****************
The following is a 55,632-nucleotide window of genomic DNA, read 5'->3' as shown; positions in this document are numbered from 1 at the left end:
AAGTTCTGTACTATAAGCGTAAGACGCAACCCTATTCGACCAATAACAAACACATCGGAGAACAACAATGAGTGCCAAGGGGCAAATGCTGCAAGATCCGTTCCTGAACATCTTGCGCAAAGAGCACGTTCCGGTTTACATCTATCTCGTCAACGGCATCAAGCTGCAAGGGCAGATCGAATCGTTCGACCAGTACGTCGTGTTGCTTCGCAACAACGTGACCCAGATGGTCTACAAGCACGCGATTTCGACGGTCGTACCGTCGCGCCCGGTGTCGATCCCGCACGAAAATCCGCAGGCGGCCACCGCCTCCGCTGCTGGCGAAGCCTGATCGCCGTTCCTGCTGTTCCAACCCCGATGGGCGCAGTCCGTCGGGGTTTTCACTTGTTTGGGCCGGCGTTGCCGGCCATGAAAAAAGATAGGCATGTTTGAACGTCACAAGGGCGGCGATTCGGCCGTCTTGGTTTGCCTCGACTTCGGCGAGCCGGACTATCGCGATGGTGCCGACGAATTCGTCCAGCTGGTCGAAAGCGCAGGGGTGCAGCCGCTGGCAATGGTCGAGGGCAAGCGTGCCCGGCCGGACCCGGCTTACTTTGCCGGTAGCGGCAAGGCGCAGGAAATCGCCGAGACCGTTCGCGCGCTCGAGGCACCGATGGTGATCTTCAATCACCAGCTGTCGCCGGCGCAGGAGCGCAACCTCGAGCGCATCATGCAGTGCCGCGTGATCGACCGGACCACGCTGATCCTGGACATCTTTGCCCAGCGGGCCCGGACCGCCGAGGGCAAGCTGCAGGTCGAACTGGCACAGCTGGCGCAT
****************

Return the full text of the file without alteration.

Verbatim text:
The following is a 55,632-nucleotide window of genomic DNA, read 5'->3' as shown; positions in this document are numbered from 1 at the left end:
AAGTTCTGTACTATAAGCGTAAGACGCAACCCTATTCGACCAATAACAAACACATCGGAGAACAACAATGAGTGCCAAGGGGCAAATGCTGCAAGATCCGTTCCTGAACATCTTGCGCAAAGAGCACGTTCCGGTTTACATCTATCTCGTCAACGGCATCAAGCTGCAAGGGCAGATCGAATCGTTCGACCAGTACGTCGTGTTGCTTCGCAACAACGTGACCCAGATGGTCTACAAGCACGCGATTTCGACGGTCGTACCGTCGCGCCCGGTGTCGATCCCGCACGAAAATCCGCAGGCGGCCACCGCCTCCGCTGCTGGCGAAGCCTGATCGCCGTTCCTGCTGTTCCAACCCCGATGGGCGCAGTCCGTCGGGGTTTTCACTTGTTTGGGCCGGCGTTGCCGGCCATGAAAAAAGATAGGCATGTTTGAACGTCACAAGGGCGGCGATTCGGCCGTCTTGGTTTGCCTCGACTTCGGCGAGCCGGACTATCGCGATGGTGCCGACGAATTCGTCCAGCTGGTCGAAAGCGCAGGGGTGCAGCCGCTGGCAATGGTCGAGGGCAAGCGTGCCCGGCCGGACCCGGCTTACTTTGCCGGTAGCGGCAAGGCGCAGGAAATCGCCGAGACCGTTCGCGCGCTCGAGGCACCGATGGTGATCTTCAATCACCAGCTGTCGCCGGCGCAGGAGCGCAACCTCGAGCGCATCATGCAGTGCCGCGTGATCGACCGGACCACGCTGATCCTGGACATCTTTGCCCAGCGGGCCCGGACCGCCGAGGGCAAGCTGCAGGTCGAACTGGCACAGCTGGCGCAT